Sunday, May 31, 2009

Do We Need To Believe In Hell? (Sermon on Luke 16: 19-31)

Mention hell today in the street, and you may well be laughed at. For most people, hell is imagined as the topic of a cartoon, where a camp devil complete with pitchfork makes things unpleasant for really bad people. Gary Larson is the guy behind The Far Side comics which appear daily in newspapers, and hell is a regular feature of the strip. One cartoon has a man sitting in hell, with a cup of obviously bad coffee - he says ‘Well, they really do think of everything here.’

If hell isn’t imagined in the comic realms, then others seek to bring it into the current age - not a future place of punishment, but as a particularly trying situation of daily life - so for example, Archbishop Tutu described Zimbabwe as ‘a hell on earth’ just this week. Or Bryan McFadden (out of Westlife) said of his ex-wife Kerry Katona ‘Me and my family have been put through hell by her stupid games.’

Hell is either now here, or else nowhere. So why is it that Christians continue to affirm their belief in hell? Why do we need to believe in hell - and what is it like? Firstly, let’s be clear what we mean by hell. When I speak of hell, I’m talking about eternal, conscious punishment of sin outside of the presence and joy of the Lord.

Let me say from the start that we don’t pick and choose the bits that we like or don’t like from the faith, but rather, just like the resurrection, or the Trinity, we believe what the Bible declares, because this is what God tells us in his word. The Bible isn’t an encyclopedia, where we can just turn up the chapter on hell (under the letter H) and find out everything about it. Rather, we take the scriptures as a whole to learn what God reveals about death and beyond.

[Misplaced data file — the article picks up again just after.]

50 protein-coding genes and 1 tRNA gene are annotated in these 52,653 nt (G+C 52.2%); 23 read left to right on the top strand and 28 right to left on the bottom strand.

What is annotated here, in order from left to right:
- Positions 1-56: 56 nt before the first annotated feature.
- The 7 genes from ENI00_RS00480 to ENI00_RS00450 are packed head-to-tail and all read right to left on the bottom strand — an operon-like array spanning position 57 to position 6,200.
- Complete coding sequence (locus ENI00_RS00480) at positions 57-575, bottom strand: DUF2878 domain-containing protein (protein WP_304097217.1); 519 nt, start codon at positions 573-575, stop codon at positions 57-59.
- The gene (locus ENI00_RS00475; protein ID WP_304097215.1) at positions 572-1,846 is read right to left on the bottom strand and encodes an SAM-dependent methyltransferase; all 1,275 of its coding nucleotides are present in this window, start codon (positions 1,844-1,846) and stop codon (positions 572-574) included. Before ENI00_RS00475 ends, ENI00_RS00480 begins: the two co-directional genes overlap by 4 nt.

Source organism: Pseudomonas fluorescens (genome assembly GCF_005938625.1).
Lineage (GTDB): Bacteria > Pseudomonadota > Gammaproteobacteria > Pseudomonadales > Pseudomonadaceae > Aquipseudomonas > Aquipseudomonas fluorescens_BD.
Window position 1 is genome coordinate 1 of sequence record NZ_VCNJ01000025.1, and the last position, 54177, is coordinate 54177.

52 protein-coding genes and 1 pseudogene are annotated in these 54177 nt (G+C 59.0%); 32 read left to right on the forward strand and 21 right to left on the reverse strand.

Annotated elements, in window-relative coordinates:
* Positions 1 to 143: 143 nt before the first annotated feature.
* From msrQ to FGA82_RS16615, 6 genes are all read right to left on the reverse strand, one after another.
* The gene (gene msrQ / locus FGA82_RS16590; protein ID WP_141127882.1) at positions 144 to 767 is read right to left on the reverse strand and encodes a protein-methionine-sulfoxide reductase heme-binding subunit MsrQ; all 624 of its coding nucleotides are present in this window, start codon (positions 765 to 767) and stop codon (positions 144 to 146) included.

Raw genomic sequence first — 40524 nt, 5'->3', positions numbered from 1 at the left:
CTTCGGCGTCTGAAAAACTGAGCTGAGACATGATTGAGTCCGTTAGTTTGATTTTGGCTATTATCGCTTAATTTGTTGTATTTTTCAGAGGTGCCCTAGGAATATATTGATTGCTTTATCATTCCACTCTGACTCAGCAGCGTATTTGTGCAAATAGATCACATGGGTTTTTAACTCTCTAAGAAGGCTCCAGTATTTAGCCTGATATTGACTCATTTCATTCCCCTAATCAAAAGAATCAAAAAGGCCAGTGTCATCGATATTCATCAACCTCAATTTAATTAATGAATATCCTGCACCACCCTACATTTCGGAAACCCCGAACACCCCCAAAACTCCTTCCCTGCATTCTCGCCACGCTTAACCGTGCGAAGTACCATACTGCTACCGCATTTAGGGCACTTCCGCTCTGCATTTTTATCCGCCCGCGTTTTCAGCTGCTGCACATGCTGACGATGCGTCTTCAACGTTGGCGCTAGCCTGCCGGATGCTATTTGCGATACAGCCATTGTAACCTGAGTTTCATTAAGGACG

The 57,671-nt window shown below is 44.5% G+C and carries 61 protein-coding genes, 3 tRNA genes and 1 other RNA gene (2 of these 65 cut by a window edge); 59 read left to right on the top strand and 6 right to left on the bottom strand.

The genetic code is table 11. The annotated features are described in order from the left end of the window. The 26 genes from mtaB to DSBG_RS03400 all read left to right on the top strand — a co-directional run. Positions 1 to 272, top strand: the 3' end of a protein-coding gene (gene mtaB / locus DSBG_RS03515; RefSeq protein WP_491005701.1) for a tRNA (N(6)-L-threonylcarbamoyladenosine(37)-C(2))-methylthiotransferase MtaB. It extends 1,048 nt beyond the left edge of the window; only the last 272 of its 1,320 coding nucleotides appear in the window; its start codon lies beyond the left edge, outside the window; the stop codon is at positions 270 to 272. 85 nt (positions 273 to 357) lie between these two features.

On the existence of hell, there can be no doubt. Daniel 12:2 says that ‘many of those who sleep in the dust of the earth shall awake, some to everlasting life, and some to shame and everlasting contempt.’ There are two final destinations - life or contempt, heaven or hell. This is affirmed and repeated by the Lord Jesus, at the end of the parable of the sheep and the goats, ‘And these will go away into eternal punishment, but the righteous into eternal life.’ (Matthew 25:46)

There will be a judgement, and there are consequences to our actions in this life. These are the things stated plainly by Jesus time and again, with the two destinations declared. We find this in our reading tonight. We’re introduced to two men, with two different situations on earth, and two different destinies.

One man has everything now, and the other has nothing. There’s the rich man in his palace, and the poor man sitting begging at his gate. The rich man was wealthy, and also thought of himself as religious. He dressed in all the latest designer fashions, and had a feast every day. As he was chauffeured in and out through his gates, he always saw Lazarus sitting begging, but never did anything to help.

Lazarus, on the other hand, had a miserable existence. Covered with sores, hunger made worse by the smells of the tasty food on the rich man’s table. His only company were the dogs who came and licked his sores.

At death, there is the complete reversal of their condition, and while Lazarus is carried by the angels to Abraham’s side, the rich man ends up in Hades.

Hades is the realm of the dead, in Greek thinking, and here we see that it is a place of torment for those who have rejected God. What makes it even worse for the man is that he can see afar off the poor beggar, who’s sitting beside Abraham in comfort and rest.

When we read of that torment here - the flame, the heat, the thirst, and in other places where Jesus speaks of ‘the unquenchable fire’ (Mark 10:43), ‘outer darkness with weeping and gnashing of teeth’ (Matthew 25:30), some write these off as merely symbolic - not really describing what it is actually like. But as one commentator says, ‘Let nobody say: it is only symbolical and therefore not so terrible. By mere inversion one could say: if the symbol, the mere picture, is already awe-inspiring, how horrible must the original (the actual) be!’

The rich man cries out to Abraham, asking that he send Lazarus with even a drop of cooling water for his tongue. Ironic, isn’t it, that the one who had everything he ever needed, and ignored the needs of one who lived right in front of his gates is now the one who is in desperate need himself!